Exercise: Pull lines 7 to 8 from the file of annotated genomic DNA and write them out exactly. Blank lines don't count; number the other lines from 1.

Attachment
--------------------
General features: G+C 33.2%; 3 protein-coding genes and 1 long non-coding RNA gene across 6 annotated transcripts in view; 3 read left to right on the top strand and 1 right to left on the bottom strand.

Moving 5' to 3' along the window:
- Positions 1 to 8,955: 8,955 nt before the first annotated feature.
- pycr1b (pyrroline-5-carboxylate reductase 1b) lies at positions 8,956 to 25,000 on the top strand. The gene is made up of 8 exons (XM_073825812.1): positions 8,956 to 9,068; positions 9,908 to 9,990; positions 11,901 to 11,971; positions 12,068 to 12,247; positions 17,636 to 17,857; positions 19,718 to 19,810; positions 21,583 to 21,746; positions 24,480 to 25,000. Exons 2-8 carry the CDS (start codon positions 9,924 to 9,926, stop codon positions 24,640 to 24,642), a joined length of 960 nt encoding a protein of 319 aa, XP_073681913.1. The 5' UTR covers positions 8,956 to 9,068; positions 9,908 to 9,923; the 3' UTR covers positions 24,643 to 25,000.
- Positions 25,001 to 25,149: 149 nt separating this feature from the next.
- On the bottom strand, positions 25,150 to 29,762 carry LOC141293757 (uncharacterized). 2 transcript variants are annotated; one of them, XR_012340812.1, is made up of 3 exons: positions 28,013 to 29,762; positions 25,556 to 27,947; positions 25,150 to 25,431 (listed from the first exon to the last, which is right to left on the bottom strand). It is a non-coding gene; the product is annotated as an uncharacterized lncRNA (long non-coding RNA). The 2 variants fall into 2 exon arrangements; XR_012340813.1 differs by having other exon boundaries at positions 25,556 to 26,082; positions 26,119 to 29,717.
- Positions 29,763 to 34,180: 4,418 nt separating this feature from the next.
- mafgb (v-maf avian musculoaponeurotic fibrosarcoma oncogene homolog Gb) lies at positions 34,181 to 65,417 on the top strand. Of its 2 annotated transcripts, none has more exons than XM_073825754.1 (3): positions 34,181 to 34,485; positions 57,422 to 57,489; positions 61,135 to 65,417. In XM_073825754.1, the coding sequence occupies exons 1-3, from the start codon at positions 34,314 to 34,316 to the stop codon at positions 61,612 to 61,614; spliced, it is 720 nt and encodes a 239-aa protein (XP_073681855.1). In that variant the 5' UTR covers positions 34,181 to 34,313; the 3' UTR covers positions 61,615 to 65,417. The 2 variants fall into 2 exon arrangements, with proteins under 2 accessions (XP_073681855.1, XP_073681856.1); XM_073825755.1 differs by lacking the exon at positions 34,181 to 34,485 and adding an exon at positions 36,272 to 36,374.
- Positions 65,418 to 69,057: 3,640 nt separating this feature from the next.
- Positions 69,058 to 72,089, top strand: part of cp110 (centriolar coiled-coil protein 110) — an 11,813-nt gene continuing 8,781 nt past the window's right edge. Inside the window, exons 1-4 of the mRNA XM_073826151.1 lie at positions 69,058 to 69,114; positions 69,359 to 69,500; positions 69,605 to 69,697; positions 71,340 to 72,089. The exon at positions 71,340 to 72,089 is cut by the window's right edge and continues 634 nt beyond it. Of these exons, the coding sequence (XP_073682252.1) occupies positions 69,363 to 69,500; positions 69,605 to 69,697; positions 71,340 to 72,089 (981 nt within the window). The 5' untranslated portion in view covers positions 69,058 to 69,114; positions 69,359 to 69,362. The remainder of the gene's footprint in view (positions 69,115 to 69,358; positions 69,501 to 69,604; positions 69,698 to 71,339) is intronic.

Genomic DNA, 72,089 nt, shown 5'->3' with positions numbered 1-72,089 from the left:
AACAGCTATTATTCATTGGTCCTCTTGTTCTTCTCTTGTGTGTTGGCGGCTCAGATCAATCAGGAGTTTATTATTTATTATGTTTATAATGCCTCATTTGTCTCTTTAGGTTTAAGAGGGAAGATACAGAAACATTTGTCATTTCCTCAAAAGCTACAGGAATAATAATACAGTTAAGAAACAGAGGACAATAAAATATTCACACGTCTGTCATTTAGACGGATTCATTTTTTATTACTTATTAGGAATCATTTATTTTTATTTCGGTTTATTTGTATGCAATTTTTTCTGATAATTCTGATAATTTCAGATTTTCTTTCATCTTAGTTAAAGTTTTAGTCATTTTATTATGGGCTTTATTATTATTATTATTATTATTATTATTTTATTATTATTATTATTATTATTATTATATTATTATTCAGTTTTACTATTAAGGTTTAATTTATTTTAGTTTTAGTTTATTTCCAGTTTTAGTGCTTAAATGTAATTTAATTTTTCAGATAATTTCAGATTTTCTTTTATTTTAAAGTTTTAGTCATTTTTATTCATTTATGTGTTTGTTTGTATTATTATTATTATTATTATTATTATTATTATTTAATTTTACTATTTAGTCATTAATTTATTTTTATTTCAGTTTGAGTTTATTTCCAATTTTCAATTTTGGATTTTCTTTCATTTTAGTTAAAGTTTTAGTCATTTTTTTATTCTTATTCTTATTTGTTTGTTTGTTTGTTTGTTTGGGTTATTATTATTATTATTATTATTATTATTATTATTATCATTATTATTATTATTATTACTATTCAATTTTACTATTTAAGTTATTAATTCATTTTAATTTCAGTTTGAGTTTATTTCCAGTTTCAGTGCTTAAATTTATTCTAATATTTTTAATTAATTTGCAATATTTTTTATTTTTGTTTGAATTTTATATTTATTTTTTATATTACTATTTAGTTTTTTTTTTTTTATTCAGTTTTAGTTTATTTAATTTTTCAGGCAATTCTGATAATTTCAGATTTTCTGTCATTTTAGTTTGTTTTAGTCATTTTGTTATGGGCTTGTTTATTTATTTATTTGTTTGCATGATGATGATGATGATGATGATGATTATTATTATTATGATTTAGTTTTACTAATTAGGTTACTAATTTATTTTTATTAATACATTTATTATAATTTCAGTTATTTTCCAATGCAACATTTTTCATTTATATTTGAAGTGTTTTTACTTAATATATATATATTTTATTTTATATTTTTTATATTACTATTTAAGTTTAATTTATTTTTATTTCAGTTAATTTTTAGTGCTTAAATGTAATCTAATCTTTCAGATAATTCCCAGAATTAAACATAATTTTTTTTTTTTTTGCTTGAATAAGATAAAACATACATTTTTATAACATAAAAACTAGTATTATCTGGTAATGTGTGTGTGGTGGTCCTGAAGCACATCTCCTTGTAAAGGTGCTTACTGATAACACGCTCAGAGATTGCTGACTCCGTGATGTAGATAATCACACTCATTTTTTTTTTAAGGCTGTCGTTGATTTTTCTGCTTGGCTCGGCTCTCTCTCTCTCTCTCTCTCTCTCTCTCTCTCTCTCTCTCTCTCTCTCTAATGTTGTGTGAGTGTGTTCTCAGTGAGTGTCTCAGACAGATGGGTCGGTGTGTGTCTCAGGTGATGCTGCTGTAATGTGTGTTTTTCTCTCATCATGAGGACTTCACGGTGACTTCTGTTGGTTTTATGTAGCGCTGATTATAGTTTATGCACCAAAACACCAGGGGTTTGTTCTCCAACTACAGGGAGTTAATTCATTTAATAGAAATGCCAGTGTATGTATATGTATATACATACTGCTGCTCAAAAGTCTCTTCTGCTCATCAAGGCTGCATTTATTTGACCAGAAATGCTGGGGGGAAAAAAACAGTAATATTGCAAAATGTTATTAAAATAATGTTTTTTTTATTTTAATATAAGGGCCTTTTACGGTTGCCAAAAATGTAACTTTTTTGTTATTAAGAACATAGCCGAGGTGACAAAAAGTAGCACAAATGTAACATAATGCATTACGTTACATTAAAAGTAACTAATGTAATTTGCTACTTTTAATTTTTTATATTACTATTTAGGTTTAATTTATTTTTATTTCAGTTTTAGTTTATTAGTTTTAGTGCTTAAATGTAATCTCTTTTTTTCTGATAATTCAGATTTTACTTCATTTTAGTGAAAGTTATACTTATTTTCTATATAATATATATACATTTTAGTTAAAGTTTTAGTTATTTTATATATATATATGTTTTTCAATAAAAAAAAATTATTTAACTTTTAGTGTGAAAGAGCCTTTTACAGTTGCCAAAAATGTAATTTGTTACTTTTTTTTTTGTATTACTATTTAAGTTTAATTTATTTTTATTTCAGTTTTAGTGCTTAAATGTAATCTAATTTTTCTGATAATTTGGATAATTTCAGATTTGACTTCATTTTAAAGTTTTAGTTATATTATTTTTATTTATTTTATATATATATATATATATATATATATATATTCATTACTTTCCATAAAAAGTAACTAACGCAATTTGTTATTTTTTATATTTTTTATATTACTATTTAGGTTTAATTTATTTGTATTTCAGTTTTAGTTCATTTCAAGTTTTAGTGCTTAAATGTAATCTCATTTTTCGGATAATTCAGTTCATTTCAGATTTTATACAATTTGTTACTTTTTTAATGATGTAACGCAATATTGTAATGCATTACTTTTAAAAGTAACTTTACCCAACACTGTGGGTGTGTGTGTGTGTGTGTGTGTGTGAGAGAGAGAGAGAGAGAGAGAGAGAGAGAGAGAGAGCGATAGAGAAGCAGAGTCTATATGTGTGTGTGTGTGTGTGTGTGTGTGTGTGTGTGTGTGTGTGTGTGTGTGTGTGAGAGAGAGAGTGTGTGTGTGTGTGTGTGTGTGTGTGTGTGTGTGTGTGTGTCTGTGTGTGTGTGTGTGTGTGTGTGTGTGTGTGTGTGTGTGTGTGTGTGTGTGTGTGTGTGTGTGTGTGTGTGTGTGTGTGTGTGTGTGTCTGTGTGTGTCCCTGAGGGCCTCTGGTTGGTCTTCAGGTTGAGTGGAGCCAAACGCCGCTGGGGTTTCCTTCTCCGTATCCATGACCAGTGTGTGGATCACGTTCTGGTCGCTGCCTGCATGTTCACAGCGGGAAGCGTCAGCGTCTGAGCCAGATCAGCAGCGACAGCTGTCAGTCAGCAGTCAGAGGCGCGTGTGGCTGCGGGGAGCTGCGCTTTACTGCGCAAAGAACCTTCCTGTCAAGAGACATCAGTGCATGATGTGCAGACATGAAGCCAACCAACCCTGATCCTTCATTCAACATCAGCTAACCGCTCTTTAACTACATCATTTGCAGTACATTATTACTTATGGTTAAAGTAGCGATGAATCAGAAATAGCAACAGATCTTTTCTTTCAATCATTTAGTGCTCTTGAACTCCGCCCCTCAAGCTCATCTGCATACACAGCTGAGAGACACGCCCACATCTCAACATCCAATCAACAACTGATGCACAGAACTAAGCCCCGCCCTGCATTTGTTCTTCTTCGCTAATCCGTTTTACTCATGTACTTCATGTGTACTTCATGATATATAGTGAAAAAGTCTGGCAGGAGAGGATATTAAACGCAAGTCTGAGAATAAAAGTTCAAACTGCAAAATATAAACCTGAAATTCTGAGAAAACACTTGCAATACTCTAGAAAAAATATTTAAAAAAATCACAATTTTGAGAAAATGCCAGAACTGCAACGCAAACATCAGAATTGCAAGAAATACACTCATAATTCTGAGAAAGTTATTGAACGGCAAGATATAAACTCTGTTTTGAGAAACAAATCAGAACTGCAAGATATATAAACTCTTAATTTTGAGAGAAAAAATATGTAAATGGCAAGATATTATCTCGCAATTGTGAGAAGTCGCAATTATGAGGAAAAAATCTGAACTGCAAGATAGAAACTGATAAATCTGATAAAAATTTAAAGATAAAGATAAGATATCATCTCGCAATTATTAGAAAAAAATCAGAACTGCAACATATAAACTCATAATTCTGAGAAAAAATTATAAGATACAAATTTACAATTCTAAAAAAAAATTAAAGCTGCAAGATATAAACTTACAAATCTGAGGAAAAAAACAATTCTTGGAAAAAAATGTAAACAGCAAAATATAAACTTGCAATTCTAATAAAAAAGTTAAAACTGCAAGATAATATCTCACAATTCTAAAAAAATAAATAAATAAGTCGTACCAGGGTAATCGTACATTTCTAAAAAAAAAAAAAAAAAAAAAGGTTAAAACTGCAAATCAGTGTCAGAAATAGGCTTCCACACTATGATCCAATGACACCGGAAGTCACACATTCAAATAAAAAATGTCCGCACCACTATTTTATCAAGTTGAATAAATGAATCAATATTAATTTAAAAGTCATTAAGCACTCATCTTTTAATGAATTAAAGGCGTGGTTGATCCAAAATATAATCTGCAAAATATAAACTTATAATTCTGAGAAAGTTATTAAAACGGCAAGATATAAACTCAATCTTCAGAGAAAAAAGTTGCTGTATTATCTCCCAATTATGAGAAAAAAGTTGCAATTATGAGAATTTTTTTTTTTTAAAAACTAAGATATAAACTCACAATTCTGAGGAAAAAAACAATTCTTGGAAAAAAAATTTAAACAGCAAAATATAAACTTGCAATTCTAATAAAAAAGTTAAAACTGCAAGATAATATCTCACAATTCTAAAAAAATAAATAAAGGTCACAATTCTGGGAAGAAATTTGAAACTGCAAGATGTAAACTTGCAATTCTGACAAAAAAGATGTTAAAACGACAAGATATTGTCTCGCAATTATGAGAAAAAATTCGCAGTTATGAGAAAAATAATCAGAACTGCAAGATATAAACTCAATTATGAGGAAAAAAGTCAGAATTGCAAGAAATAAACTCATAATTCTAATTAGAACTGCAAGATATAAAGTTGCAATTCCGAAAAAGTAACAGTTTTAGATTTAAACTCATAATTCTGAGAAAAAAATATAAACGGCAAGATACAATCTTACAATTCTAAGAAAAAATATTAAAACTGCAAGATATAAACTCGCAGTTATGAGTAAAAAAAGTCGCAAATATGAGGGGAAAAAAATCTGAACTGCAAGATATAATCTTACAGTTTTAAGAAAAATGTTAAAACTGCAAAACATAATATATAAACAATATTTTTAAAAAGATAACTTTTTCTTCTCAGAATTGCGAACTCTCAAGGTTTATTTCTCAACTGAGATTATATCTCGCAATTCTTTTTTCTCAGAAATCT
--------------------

- Positions 29,763 to 34,180: 4,418 nt separating this feature from the next.
- mafgb (v-maf avian musculoaponeurotic fibrosarcoma oncogene homolog Gb) lies at positions 34,181 to 65,417 on the top strand. Of its 2 annotated transcripts, none has more exons than XM_073825754.1 (3): positions 34,181 to 34,485; positions 57,422 to 57,489; positions 61,135 to 65,417. In XM_073825754.1, the coding sequence occupies exons 1-3, from the start codon at positions 34,314 to 34,316 to the stop codon at positions 61,612 to 61,614; spliced, it is 720 nt and encodes a 239-aa protein (XP_073681855.1). In that variant the 5' UTR covers positions 34,181 to 34,313; the 3' UTR covers positions 61,615 to 65,417. The 2 variants fall into 2 exon arrangements, with proteins under 2 accessions (XP_073681855.1, XP_073681856.1); XM_073825755.1 differs by lacking the exon at positions 34,181 to 34,485 and adding an exon at positions 36,272 to 36,374.